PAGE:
Turning "Thee" Years Old

by Alyssa
(Calgary, Canada)

Taking a walk in the park

Taking a walk in the park

My son is extraordinarily loving, perceptive, and caring. He will initiate contact by waving to strangers and saying "hello" until acknowledged. This is not extraordinary behavior, however its something I admire as it's something I as his mom have tried to instill due to the lack of social opportunities he had until about two years of age, and my own tendencies to stay "solo."


I will begin by saying that as a formal student of children behavior and adult behavior I tend to perhaps over-analyze, thus it's taken me sometime to be sure I was being objective about the cues I had been seeing since birth.

My son has more than just a few checks from the above checklist in the auditory, tactile, visual and emotional regulation sections. Before even recognizing that there was scientific information regarding sensory issues I seemed to be aware that there was something sensory issue related, most likely because I myself am easily overstimulated and frustrated by to much background or high pitched noises and thus was sensitive to those concerns in others ... I too shy away from touch (and in my adult life this has caused issues with intimacy) ...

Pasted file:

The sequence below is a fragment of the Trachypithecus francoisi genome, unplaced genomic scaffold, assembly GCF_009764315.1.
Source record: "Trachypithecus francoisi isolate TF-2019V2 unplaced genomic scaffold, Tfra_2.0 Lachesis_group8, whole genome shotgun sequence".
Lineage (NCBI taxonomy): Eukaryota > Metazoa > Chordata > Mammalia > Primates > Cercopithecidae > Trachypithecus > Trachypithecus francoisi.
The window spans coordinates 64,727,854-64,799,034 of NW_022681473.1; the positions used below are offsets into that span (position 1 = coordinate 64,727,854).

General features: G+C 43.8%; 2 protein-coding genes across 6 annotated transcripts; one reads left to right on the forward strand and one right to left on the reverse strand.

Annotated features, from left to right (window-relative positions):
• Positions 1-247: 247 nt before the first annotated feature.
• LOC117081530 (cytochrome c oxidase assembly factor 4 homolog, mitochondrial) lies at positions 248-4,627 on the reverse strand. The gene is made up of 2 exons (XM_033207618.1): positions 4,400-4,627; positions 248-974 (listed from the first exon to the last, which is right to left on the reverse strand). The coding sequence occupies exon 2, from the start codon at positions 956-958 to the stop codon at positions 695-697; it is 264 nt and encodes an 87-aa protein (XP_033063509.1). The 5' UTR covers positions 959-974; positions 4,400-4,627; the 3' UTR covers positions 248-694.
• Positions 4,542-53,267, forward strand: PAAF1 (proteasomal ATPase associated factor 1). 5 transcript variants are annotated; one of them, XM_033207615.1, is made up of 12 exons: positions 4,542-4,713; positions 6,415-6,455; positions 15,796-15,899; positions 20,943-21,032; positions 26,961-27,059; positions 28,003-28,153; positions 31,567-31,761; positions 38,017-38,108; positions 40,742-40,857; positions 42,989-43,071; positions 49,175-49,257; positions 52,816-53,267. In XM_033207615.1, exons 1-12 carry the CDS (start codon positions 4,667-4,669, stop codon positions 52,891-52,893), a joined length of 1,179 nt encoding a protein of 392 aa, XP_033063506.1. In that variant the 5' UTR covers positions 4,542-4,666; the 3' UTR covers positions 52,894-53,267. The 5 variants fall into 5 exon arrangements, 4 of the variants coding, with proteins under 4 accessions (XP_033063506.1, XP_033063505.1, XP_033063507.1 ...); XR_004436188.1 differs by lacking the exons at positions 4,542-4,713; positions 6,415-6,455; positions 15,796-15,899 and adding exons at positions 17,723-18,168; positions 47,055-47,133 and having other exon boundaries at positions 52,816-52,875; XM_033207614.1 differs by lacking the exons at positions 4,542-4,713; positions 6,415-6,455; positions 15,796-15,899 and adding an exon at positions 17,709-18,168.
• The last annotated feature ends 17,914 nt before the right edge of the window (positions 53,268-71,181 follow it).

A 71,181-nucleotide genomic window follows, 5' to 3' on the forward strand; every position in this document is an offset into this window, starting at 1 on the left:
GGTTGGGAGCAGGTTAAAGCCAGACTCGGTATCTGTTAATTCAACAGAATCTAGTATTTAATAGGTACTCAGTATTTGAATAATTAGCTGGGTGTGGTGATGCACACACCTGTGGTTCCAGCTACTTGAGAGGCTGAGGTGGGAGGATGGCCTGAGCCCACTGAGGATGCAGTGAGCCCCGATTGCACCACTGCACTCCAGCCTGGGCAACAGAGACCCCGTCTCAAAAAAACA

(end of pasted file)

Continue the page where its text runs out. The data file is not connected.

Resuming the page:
Based on those facts when my son wouldn't try foods, even at six months after I started introducing foods into his diet I became concerned. The rice cereal would be left to turn cold, the mac and cheeses was looked at with minor disgust and the only things I could get him to put in his mouth were crunchy cracker like foods ... I started looking for such material in different varieties (that would contain necessary nutritional value) and found it difficult to say the least. Since then I've managed to integrate peanut butter sandwiches into his repertoire of "veggie" chips and sometimes pancakes or "cupcakes" (handmade muffins that had hidden ingredients that would make up for the loss of nutrition else where ... at daycare, this poses problems where the meals are predetermined and the consequences of not eating may lead to not enjoying a "social" activity outside the house. As of now I am not sure it's a tactile issue or just a plain deference to some foods, however coupled with the fact that he withdraws from unexpected touch, hugs on his own premises (and when initiated with first with an oral expectation from me or himself, he will embrace tightly), and his tendency to resist staying in a group of peers I've become to wonder perhaps there is something tactile about it. However as of now he doesn't seem to mind clothing, bed sheets and will brush his teeth, though the taste of toothpaste is obviously a discomfort, he's still willing to do it and independently ...

As an infant turning one and going on two, I noticed also that he didn't seek out or explore like I had imagined he would. In fact when he took his first steps at 11 months I was surprised that my "running" sneakers were not at all needed, that in fact he stayed pretty much where he was "supposed" to ... the word "no" was not a familiar word until one and a half years or two ...my almost one year old daughter has unfortunately heard the word "no" to many times during her passion for seeking since her ability to camando crawl at six months. Now taking her own first steps she wants to run ...Orally my son never put anything in his mouth. I never worried about sitting him on the grass and chewing on his surroundings, whereas my daughter my eyes are ever so vigilant about the surrounding and what can be taken in orally ...